Opposition parties split Nova Scotia byelections
Tories and NDP each take a seat, Liberals shut out
The Progressive Conservatives and NDP are each getting another seat in the Nova Scotia Legislature.
Tory candidate Dave Ritcey was elected in a byelection for Truro-Bible Hill-Millbrook-Salmon River on Tuesday. Ritcey opened a big lead over the field as soon as the polls closed.
New Democrat Kendra Coombes, meanwhile, was victorious in Cape Breton Centre, besting a field that included former Liberal MLA Dave Wilton. Unofficial results had Coombes with 2,731, good for a 43 per cent share. Ritcey's 2,922 votes amounted to a 51 per cent share.
Ritcey said he was thrilled with the result.
"I'm very excited. I'm looking forward to getting to work," he said in a telephone interview as he headed for a victory party at Truro's Rath Eastlink Community Centre. Ritcey said he was feeling good heading into Tuesday night based on the reaction he was getting on doorsteps.
"There was a different vibe, to be honest with you. I'm glad that the vibe swung this way."
Focused on health care
The seat was up for grabs after former New Democrat MLA Lenore Zann resigned in September to run in the federal election. She was elected as a Liberal in the riding of Cumberland-Colchester.
Ritcey's win bumps the Tory seat count at Province House to 18.
Aside from trying to tackle health-care concerns and meeting with as many people as he can to learn about their issues, Ritcey said he also wants to focus on getting support to upgrade the athletics facility in Truro.
"I think that's more of a preventative health-care system itself," he said.
NDP holds Cape Breton Centre
The win for Coombes brings a seat back to the NDP that the party held until Tammy Martin resigned last month for personal reasons.
At a victory party in New Waterford, Coombes thanked her partner, Matt Brown, for caring for the couple's eight-month-old daughter during the campaign. She joked that her first order of business would be catching up on sleep.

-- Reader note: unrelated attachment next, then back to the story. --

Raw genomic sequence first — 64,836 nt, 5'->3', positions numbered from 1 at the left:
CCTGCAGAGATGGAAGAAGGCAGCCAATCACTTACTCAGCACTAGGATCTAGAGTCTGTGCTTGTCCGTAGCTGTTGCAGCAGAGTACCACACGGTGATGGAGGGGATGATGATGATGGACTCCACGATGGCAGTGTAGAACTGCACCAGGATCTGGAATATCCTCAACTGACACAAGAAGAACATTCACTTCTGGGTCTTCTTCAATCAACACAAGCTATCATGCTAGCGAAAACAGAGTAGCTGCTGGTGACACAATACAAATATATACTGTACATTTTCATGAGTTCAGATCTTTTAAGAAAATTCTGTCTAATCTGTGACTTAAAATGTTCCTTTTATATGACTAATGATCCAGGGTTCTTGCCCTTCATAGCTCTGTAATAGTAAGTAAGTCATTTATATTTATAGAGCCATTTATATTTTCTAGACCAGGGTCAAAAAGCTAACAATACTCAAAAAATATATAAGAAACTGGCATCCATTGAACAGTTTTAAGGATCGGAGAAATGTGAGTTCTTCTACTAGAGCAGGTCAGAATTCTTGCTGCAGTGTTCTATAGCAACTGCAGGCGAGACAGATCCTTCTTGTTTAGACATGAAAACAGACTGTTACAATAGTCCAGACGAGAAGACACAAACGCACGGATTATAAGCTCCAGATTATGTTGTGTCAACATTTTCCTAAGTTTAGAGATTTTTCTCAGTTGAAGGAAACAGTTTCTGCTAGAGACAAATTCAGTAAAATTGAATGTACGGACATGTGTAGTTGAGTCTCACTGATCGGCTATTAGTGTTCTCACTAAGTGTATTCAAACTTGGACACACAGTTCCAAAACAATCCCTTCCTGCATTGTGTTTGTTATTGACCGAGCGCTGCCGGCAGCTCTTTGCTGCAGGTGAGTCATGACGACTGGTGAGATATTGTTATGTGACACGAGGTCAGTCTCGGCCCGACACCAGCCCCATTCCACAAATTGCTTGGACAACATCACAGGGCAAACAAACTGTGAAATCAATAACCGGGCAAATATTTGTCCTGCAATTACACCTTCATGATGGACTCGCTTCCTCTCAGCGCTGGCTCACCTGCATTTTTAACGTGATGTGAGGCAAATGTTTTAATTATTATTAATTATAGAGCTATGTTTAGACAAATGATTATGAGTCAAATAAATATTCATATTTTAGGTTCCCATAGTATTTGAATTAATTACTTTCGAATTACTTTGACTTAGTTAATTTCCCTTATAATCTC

The Cape Breton Regional Municipality councillor said she's ready to hit the ground running and believes the political experience she already has will serve her well in her new role.
"I understand policy, I understand budgets, I understand how things work within the governmental system," Coombes told reporters at the French Club.
"It won't be a complete fish-out-of-water experience."
Coombes becomes the fifth MLA for the party in the House. The win brings the NDP some much-needed resources. The party came out of the 2017 provincial election with seven seats, but lost Zann to federal politics and Martin and Dave Wilson to other pursuits.
Ritcey and Coombes will have plenty of time to get set up before worrying about appearing at the legislature. The spring sitting wrapped up on Tuesday.
Tough night for Liberals
Although there was something for each of the opposition parties to celebrate on Tuesday, there were few silver linings for the governing Liberals.
The seat in Truro has never been a strong district for the Grits. And while the party finished second to the Tories — ahead of the NDP — its share of the vote was no higher than it was in the 2017 general election.
The party had higher hopes for Wilton to win back the Cape Breton Centre seat. But despite pending health-care infrastructure projects and other announcements in the area, the party's vote share was lower than in 2017.
The Liberals continue to hold a majority in the legislature with 26 seats. There are two Independent MLAs.
Voter turnout in Cape Breton Centre was 51.6 per cent, while in Truro-Bible Hill-Millbrook-Salmon River it was 35.7 per cent.
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With files from Tom Ayers